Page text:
It’s almost like if AA had tried to fine me when, wanting to fly from Pittsburgh to Miami, instead I drove north to Cleveland to get a cheaper fare on the same flight number from there to Miami, and which had a stopover in Pittsburgh. I saved about $400 for two fares. I also didn’t return of the same flight, getting off in Pittsburgh because I’d have to have driven to Cleveland to get my luggage.

  12. So the follow-up here is that AA followed through and suspended his account? Did their demand for restitution include legal action, or a threat of that?

  13. Those thinking AA is wrong here don’t understand airline pricing and the rules around ticketing. This is clearly against their rules. You may try to moralize it or act like AA is wrong (or petty) but the fact is the passenger deliberately broke the rules (even after AA warned him). They can do anything they want with his account and status (or even file a suit to collect the difference).

    BTW this is just directed at him – it is to deter others from doing the same. If you don’t like it don’t fly AA but I applaud them for taking this step to enforce their rules.

  14. for $25 savings this was stupid on this guy’s part. the rules of the airlines regarding hidden ticketing are stupid and should be outlawed by the Govt. If one chooses to do this the airline loses not a dime. the customer paid for that seat. It was paid for whether or not his butt was in it.

  15. The reason AA only ever threatens your frequent flyer account is that they know they would lose litigation on hidden-city ticketing practices.

  16. “Chad Buttkissplantsfood says:
    January 9, 2021 at 12:38 pm
    Feels like a McDonald’s watching customers to make sure they finish their drink when the meal deal is cheaper than just the burger and fries.”

    Best Analogy Award 2020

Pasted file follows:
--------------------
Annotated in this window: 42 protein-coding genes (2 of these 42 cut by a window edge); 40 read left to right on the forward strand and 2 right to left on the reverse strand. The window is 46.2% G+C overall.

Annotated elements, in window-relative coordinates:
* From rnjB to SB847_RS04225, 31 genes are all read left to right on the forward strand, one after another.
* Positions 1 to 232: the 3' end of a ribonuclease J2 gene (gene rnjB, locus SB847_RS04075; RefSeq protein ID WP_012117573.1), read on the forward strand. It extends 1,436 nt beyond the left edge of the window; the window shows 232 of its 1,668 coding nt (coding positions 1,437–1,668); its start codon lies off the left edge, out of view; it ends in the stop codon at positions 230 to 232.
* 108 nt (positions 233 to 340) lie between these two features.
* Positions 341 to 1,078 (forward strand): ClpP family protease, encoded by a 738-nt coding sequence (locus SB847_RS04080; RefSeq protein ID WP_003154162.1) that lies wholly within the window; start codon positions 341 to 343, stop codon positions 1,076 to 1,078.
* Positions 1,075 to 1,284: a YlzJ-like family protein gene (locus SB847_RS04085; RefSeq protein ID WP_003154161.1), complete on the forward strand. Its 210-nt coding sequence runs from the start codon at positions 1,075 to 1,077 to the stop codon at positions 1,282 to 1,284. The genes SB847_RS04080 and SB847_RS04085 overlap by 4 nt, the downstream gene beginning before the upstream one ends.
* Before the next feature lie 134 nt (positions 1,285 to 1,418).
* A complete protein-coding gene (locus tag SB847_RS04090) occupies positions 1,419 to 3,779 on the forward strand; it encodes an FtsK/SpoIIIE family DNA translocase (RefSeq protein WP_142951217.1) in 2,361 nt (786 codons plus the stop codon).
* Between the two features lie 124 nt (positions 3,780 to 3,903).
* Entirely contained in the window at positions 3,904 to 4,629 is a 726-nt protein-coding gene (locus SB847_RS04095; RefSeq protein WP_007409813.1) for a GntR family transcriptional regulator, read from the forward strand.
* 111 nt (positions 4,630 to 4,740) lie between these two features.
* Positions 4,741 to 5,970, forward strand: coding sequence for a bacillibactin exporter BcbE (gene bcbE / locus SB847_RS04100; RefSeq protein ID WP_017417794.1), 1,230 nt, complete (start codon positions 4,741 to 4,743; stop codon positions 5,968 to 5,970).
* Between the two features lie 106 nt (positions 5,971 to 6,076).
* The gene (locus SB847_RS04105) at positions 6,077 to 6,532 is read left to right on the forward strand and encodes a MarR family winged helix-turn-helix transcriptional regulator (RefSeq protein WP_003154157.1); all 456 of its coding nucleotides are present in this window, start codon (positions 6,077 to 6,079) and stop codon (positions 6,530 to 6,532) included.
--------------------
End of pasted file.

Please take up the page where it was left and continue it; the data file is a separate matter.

17. @SeanNY2 – seconded! Go ahead and close the books on “best analogy 2021” 9 days into the year because no one’s gonna beat this.

    (Written from an undisclosed location; I bought a big bottle of ketchup that was cheaper than two small ones, but part of it went bad and I’m hiding so Heinz doesn’t come and ban me)

  18. CW says: “I bought a big bottle of ketchup that was cheaper than two small ones, but part of it went bad and I’m hiding so Heinz doesn’t come and ban me.”

    Hilarious and reminds me of an incident from my university days. Each day the cafeteria had a $5 lunch special featuring an entree, small drink, side and dessert. I got it every day but one day I grabbed a medium drink (10 cents more than the small). I asked the cashier if she could just charge me $5.10 but she scowled at me, pointed to the sign saying “No Substitutions” and started entering all the items individually. The scowl fell from her face when the registered displayed the total: $4.78.

  19. How can the airline enforce this part of the contract of carriage, yet not issue cash refunds for cancellation of flights due to covid as spelled out in the contract of carriage and DOT rules?
    Airlines should not be able to pick and choose when the rules apply to them.
    Also why doesnt this hidden city airline logic of lost revenue still apply if the passenger did not show up for any of his segments and missed all the flights?
    Would he now owe the airline more money then he paid for the ticket for that same lost revenue on all segments?

  20. If the rules are part of a contract between the traveler and the airline, aren’t they governed by contract law?

  21. Hidden city ticketing and the pricing model around it is constructed to assist airlines in adapting to dynamic market pricing. They are of course used to be beneficial to the airline to help make a profit. That said, when one purchases a ticket, there’s an implied agreement they won’t resell a segment of your trip when a more profitable scenario arises. They effectively lock in a price/contract. And in exchange, they expect the customer to follow through with their commitment to fly the agreed upon route.

    While there can be a fair debate about the legitimacy of hidden city ticketing, I would also note Southwest typically charges tickets by segment, so it can be more costly than a direct flight. Fundamentally though, the entire industry needs to rework their pricing model to have any substantial change in modifying hidden city ticketing practices, and I just don’t see that happening.

    The airlines have the data, the calculations, the experience, and the people who spend all their time forecasting and calculating what works for them. So I suspect they have sufficient data/experience to justify continuing their rules on hidden city ticketing.